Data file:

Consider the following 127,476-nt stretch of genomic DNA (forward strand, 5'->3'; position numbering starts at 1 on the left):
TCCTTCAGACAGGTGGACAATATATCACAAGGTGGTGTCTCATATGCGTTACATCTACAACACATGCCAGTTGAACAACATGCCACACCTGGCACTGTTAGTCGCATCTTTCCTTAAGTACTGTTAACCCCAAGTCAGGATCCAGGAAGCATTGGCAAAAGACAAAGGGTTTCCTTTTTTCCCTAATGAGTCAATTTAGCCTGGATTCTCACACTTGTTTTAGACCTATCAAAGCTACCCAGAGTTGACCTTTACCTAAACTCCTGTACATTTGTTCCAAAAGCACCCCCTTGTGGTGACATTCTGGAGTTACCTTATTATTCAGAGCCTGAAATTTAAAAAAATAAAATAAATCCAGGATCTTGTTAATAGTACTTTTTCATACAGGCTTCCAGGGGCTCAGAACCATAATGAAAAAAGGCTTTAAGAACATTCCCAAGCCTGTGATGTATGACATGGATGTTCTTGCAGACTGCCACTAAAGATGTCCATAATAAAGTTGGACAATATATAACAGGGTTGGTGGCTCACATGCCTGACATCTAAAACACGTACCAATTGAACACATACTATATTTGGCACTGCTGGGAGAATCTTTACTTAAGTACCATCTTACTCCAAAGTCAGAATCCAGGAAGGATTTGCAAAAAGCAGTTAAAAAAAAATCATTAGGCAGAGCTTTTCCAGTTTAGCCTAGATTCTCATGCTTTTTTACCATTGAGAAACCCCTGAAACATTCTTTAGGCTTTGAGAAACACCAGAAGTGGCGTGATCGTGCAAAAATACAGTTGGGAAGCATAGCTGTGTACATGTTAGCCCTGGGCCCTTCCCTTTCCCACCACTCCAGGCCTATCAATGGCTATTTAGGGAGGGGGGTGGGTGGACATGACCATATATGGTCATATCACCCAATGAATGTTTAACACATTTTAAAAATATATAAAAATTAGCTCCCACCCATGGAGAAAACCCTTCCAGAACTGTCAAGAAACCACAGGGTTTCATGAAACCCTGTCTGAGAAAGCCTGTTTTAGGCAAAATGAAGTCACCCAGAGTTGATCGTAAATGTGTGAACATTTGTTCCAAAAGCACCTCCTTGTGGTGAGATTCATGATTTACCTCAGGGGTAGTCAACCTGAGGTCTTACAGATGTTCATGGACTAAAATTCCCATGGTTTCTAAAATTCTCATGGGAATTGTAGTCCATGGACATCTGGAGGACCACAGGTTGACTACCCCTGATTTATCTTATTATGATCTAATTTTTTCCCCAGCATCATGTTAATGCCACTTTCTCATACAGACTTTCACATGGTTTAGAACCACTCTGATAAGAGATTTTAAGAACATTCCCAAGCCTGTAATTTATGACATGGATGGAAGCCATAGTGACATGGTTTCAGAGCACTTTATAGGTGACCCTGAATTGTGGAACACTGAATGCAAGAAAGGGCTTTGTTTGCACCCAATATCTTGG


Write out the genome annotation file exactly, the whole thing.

Consider the following 127,476-nt stretch of genomic DNA (forward strand, 5'->3'; position numbering starts at 1 on the left):
TCCTTCAGACAGGTGGACAATATATCACAAGGTGGTGTCTCATATGCGTTACATCTACAACACATGCCAGTTGAACAACATGCCACACCTGGCACTGTTAGTCGCATCTTTCCTTAAGTACTGTTAACCCCAAGTCAGGATCCAGGAAGCATTGGCAAAAGACAAAGGGTTTCCTTTTTTCCCTAATGAGTCAATTTAGCCTGGATTCTCACACTTGTTTTAGACCTATCAAAGCTACCCAGAGTTGACCTTTACCTAAACTCCTGTACATTTGTTCCAAAAGCACCCCCTTGTGGTGACATTCTGGAGTTACCTTATTATTCAGAGCCTGAAATTTAAAAAAATAAAATAAATCCAGGATCTTGTTAATAGTACTTTTTCATACAGGCTTCCAGGGGCTCAGAACCATAATGAAAAAAGGCTTTAAGAACATTCCCAAGCCTGTGATGTATGACATGGATGTTCTTGCAGACTGCCACTAAAGATGTCCATAATAAAGTTGGACAATATATAACAGGGTTGGTGGCTCACATGCCTGACATCTAAAACACGTACCAATTGAACACATACTATATTTGGCACTGCTGGGAGAATCTTTACTTAAGTACCATCTTACTCCAAAGTCAGAATCCAGGAAGGATTTGCAAAAAGCAGTTAAAAAAAAATCATTAGGCAGAGCTTTTCCAGTTTAGCCTAGATTCTCATGCTTTTTTACCATTGAGAAACCCCTGAAACATTCTTTAGGCTTTGAGAAACACCAGAAGTGGCGTGATCGTGCAAAAATACAGTTGGGAAGCATAGCTGTGTACATGTTAGCCCTGGGCCCTTCCCTTTCCCACCACTCCAGGCCTATCAATGGCTATTTAGGGAGGGGGGTGGGTGGACATGACCATATATGGTCATATCACCCAATGAATGTTTAACACATTTTAAAAATATATAAAAATTAGCTCCCACCCATGGAGAAAACCCTTCCAGAACTGTCAAGAAACCACAGGGTTTCATGAAACCCTGTCTGAGAAAGCCTGTTTTAGGCAAAATGAAGTCACCCAGAGTTGATCGTAAATGTGTGAACATTTGTTCCAAAAGCACCTCCTTGTGGTGAGATTCATGATTTACCTCAGGGGTAGTCAACCTGAGGTCTTACAGATGTTCATGGACTAAAATTCCCATGGTTTCTAAAATTCTCATGGGAATTGTAGTCCATGGACATCTGGAGGACCACAGGTTGACTACCCCTGATTTATCTTATTATGATCTAATTTTTTCCCCAGCATCATGTTAATGCCACTTTCTCATACAGACTTTCACATGGTTTAGAACCACTCTGATAAGAGATTTTAAGAACATTCCCAAGCCTGTAATTTATGACATGGATGGAAGCCATAGTGACATGGTTTCAGAGCACTTTATAGGTGACCCTGAATTGTGGAACACTGAATGCAAGAAAGGGCTTTGTTTGCACCCAATATCTTGG